Social Advocacy & Politics: Almost There (in Congress and on Twitter)

Alan Rosenblatt Senior Vice President of Digital Strategy, turner4D

Posted on September 3rd 2013

Social Advocacy & Politics: Almost There (in Congress and on Twitter)


This past week we saw the @WhiteHouse, the @StateDept and @NSCPress squared off in a full-blown Twitter debate with Members of Congress from both sides of the aisle over whether the U.S. should have a military response to the use of chemical weapons in Syria… almost. It had all the hallmarks of a debate. Positions were staked out.  And one side apparently won.

ImageThe Administration tweeted its position that military action was necessary to preserve America’s credibility and take a stand against the use of weapons of mass destruction. And Members of Congress, both Republicans and Progressives alike, called on the President to consult with Congress, to gets its authorization before taking action.

And after a few days of these tweets, the President announced he would consult with Congress and seek authorization when they return to session on September 9.

It had all the hallmarks of a debate, except none of them were talking to each other. No replies, no @mentions, just a one-way broadcast of their positions to the public. And while some Members of Congress (for example @RepJustinAmash and @SenRandPaul) tweeted the substance of their arguments for all to follow and even mentioned Secretary of State Kerry, a whole bunch of Senators simply tweeted a link to their “statement on Syria,” avoiding any substantive comments in their tweets.

And the two presidential hopefuls among the Republican Senators, @MarcoRubio and @TedCruz, were virtually silent on Syria the whole time, preferring to tweet about repealing Obamacare, instead.

We are almost there. Our leaders are using Twitter to tell the people their positions on the great debates of our day. Now they need to talk to each other about it.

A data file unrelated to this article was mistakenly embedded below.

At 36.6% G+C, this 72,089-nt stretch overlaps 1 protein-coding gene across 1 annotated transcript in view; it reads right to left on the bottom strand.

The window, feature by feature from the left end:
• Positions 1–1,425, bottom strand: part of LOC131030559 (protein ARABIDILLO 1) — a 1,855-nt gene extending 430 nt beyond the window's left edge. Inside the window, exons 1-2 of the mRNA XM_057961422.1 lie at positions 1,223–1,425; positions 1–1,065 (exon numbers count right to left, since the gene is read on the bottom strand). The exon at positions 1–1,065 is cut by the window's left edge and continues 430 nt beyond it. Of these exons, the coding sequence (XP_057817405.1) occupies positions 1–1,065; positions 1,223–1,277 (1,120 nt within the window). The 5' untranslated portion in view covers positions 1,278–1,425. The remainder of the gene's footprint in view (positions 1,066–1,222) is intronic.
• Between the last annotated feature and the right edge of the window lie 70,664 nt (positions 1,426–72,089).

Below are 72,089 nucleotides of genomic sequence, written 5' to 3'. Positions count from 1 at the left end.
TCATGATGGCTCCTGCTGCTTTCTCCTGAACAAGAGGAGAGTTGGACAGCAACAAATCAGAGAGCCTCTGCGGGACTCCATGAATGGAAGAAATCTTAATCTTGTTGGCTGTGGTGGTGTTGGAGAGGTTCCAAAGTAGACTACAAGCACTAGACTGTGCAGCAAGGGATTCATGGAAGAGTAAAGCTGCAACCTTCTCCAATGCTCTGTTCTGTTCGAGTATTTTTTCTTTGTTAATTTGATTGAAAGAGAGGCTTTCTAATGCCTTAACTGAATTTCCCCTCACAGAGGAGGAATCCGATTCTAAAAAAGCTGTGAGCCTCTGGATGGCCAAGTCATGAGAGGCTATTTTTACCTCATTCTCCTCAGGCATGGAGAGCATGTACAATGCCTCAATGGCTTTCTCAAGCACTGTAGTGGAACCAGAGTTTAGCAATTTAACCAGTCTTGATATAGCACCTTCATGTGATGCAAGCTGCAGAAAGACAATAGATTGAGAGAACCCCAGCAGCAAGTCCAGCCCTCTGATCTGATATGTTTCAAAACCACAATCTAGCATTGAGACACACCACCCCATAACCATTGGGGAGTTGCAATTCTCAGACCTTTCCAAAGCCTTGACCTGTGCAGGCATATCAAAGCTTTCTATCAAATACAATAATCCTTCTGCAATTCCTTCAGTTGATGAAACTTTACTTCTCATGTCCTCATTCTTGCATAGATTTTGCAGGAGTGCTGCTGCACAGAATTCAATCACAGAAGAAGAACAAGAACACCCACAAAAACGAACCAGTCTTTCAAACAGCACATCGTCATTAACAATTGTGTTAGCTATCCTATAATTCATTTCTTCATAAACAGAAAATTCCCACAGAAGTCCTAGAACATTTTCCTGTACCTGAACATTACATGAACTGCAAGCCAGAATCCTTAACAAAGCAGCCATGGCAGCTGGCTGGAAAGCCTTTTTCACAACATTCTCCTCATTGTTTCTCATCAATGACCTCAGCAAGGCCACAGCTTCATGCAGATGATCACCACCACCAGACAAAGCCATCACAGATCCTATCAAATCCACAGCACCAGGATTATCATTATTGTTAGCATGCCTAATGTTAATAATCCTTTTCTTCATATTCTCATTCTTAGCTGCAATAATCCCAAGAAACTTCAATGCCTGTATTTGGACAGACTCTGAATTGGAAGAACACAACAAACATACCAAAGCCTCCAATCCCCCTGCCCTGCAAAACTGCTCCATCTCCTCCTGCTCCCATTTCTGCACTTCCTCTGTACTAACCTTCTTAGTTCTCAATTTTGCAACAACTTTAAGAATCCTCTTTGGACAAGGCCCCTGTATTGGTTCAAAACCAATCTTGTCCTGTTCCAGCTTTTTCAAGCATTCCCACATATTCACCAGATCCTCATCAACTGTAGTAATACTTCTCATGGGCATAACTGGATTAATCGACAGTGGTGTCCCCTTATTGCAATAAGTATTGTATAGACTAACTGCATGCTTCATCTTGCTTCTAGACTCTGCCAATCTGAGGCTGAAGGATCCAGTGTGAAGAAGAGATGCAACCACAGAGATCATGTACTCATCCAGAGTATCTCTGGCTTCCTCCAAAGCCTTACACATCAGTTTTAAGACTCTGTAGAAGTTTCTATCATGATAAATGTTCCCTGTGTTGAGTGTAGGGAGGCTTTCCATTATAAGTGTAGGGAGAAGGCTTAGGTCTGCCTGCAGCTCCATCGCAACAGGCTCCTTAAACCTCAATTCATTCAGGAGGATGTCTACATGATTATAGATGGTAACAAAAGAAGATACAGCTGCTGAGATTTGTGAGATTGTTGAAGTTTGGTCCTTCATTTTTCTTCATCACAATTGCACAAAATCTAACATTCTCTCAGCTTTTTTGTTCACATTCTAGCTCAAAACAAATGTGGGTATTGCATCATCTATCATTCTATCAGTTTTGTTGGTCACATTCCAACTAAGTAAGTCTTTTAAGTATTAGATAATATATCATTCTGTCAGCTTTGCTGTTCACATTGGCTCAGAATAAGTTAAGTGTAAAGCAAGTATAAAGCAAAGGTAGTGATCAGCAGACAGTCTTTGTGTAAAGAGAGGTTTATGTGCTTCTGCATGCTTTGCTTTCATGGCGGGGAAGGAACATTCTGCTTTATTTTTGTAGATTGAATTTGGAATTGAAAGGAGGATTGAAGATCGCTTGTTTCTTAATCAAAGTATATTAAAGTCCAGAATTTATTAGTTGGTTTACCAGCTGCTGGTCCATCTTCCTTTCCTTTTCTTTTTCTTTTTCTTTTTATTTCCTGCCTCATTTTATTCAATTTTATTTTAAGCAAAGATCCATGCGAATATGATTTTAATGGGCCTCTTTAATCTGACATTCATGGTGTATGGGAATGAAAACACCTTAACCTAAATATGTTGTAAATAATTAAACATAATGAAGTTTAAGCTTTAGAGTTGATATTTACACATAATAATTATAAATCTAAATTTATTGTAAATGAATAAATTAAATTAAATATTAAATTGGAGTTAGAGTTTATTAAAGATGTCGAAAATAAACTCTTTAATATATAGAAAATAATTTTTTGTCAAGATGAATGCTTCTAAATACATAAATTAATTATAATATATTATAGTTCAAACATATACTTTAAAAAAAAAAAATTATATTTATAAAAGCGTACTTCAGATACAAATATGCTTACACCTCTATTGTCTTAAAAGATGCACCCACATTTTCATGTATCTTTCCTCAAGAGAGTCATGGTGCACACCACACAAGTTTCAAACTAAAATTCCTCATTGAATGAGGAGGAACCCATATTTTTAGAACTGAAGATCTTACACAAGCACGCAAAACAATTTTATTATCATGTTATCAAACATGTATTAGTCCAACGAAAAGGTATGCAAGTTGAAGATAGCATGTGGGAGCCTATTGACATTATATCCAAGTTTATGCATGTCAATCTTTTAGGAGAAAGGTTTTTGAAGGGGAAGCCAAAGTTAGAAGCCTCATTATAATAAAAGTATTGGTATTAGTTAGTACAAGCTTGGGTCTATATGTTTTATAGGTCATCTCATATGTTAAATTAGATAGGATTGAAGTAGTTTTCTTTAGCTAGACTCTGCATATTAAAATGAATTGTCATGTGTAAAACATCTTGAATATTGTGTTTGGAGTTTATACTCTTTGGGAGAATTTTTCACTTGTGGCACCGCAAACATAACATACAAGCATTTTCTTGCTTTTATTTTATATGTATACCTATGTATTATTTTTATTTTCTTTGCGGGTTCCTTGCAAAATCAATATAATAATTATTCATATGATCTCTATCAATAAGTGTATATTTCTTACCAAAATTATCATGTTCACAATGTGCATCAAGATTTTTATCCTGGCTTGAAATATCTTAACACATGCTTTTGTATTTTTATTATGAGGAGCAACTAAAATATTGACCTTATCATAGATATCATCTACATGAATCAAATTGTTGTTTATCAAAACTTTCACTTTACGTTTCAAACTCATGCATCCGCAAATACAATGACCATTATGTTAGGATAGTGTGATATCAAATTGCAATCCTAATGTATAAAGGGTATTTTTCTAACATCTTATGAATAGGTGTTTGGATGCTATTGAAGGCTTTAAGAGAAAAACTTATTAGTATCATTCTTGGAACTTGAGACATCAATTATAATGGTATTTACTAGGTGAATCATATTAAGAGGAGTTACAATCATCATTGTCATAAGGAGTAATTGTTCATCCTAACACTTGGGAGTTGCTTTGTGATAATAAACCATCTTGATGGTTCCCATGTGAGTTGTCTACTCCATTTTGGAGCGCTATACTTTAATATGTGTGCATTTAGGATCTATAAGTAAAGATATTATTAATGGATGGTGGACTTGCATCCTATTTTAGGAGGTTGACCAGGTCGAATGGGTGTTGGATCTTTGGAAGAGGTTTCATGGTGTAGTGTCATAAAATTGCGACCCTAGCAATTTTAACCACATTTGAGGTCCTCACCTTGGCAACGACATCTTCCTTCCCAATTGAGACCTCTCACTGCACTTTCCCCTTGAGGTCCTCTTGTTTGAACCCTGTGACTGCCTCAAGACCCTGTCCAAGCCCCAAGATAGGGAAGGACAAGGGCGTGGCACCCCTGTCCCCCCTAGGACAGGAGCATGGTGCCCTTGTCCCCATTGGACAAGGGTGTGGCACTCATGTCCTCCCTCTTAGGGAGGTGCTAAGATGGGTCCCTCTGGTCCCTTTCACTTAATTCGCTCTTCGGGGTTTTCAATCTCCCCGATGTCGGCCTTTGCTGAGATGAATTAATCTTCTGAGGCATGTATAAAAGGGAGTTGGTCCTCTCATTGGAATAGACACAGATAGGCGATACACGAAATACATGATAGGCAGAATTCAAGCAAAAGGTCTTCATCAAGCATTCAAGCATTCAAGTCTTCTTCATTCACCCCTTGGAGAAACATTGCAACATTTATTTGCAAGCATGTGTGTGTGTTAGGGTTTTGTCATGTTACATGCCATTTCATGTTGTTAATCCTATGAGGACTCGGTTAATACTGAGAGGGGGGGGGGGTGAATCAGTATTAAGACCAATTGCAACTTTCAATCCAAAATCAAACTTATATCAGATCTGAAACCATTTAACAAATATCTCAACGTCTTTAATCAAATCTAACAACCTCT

The biggest reason, in my opinion, why Congress has become so dysfunctional is that Members don’t really talk to each other anymore. Stories of GOP House Members chastising their colleagues for having a friendly hallway conversation with a Democrat abound in Washington. This lack of civility makes it impossible for Congress to govern effectively.

So while I am still disappointed that the Twitter debate over Syria looked like a lot of our leaders talking past each other, again, I am heartened to see they have taken to the same unofficial, public forum to make their statements. And given that that forum IS a social network, Twitter itself may put pressure on them to actually talk with each other to resolve the problems we all face.


Social Advocacy & Politics is a weekly, exclusive column for Social Media Today by Alan Rosenblatt that explores the intersection of politics and social media. Look for the next installment next Tuesday morning.


Alan Rosenblatt

Senior Vice President of Digital Strategy, turner4D

Alan Rosenblatt, Ph.D. is a social media and online advocacy strategist, professor & thought leader. He is Senior Vice President of Digital Strategy at turner 4D (formerly Turner Strategies), the co-founder and host of the Internet Advocacy Roundtable; and an adjunct professor at Johns Hopkins, American, (Georgetown and Gonzaga Universities), where he teaches courses on internet politics. He was Associate Director for Online Advocacy at the Center for American Progress/CAP Action Fund from 2007-2013, where he created and directed the Center’s social media program, as well as Ombudsmen and co-founder at Take Action News. Alan taught the world’s first internet politics course ever at George Mason University in 1995. He founded the Internet Advocacy Roundtable in 2005; blogs at,, and occasionally/previously at,,; serves on’s board of directors and Social Media Today’s Advisory Board; In 2008, he was a fellow at George Washington University’s Institute for Politics, Democracy & the Internet; and is a co-founder of  Alan has a Ph.D. in Political Science from American University, an M.A. in Political Science from Boston College and a B.A. in Political Science and Philosophy from Tufts University. Find him on Twitter and across social media at @DrDigiPol.

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Posted on September 3rd 2013 at 2:55PM

It's amazing to see the US Government (& others) beginning to utilize these social media channels to release important political messages.  I personally believe this is a big step in Government communications

Posted on September 4th 2013 at 11:01AM

An article in the latest NY Magazine reports that Members of Congress don't follow Members on the other side of the aisle. They still have more work to do to become truly social.